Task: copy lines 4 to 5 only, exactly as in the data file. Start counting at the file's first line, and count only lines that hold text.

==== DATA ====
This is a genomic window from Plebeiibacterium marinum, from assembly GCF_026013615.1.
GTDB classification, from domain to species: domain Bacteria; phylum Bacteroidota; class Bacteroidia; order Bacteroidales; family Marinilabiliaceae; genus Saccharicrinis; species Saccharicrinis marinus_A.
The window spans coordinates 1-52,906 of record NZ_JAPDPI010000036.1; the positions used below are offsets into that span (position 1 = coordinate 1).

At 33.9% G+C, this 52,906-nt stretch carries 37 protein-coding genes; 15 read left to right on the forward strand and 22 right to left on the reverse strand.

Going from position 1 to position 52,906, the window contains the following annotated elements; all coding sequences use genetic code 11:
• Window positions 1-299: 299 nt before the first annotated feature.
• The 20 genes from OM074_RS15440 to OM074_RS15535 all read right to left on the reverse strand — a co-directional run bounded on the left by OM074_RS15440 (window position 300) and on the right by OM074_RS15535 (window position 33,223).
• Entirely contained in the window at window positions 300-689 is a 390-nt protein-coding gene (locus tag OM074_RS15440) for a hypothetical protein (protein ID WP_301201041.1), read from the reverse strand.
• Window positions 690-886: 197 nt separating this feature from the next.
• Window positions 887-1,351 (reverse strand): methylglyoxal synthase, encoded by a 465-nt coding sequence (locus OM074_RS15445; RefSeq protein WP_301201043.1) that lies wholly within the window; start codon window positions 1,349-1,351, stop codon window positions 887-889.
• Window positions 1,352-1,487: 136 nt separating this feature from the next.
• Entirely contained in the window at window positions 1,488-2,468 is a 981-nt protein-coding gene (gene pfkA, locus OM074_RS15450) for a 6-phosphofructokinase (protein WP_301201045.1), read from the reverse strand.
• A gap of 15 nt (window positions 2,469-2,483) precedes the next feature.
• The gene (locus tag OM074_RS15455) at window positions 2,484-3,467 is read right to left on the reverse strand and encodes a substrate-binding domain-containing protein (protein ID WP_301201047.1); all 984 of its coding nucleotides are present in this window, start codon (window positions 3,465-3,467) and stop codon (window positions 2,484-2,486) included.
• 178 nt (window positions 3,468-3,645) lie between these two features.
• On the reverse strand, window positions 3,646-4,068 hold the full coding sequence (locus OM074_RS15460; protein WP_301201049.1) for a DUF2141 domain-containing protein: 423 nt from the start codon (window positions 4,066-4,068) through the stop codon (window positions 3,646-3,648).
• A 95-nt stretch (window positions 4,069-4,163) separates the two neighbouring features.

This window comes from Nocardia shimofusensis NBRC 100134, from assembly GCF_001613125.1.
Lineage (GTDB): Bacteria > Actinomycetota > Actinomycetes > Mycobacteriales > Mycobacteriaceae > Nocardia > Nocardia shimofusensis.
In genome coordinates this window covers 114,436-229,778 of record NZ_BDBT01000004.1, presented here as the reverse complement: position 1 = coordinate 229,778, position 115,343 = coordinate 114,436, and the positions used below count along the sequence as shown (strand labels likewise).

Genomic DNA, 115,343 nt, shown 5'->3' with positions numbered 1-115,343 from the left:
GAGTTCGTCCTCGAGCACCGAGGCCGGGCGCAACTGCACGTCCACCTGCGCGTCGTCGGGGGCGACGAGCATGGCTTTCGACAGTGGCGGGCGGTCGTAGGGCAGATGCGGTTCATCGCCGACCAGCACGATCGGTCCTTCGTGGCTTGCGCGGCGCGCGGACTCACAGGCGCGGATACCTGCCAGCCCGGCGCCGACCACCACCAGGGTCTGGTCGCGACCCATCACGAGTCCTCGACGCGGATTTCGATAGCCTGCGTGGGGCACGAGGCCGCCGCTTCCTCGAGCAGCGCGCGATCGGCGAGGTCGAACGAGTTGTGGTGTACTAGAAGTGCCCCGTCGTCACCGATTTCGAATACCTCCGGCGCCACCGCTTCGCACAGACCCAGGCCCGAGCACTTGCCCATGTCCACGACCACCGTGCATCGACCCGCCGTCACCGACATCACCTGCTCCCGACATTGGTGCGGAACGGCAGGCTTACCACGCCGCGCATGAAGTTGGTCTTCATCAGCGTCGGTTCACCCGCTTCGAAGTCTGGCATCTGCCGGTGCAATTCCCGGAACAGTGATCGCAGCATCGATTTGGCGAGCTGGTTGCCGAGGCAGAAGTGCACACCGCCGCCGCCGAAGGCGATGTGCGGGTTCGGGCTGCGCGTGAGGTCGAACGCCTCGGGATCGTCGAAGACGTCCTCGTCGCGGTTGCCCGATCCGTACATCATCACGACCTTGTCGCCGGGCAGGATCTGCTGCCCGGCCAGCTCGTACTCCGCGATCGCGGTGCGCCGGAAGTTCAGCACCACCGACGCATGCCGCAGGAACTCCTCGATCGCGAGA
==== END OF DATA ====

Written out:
At 33.9% G+C, this 52,906-nt stretch carries 37 protein-coding genes; 15 read left to right on the forward strand and 22 right to left on the reverse strand.

Going from position 1 to position 52,906, the window contains the following annotated elements; all coding sequences use genetic code 11: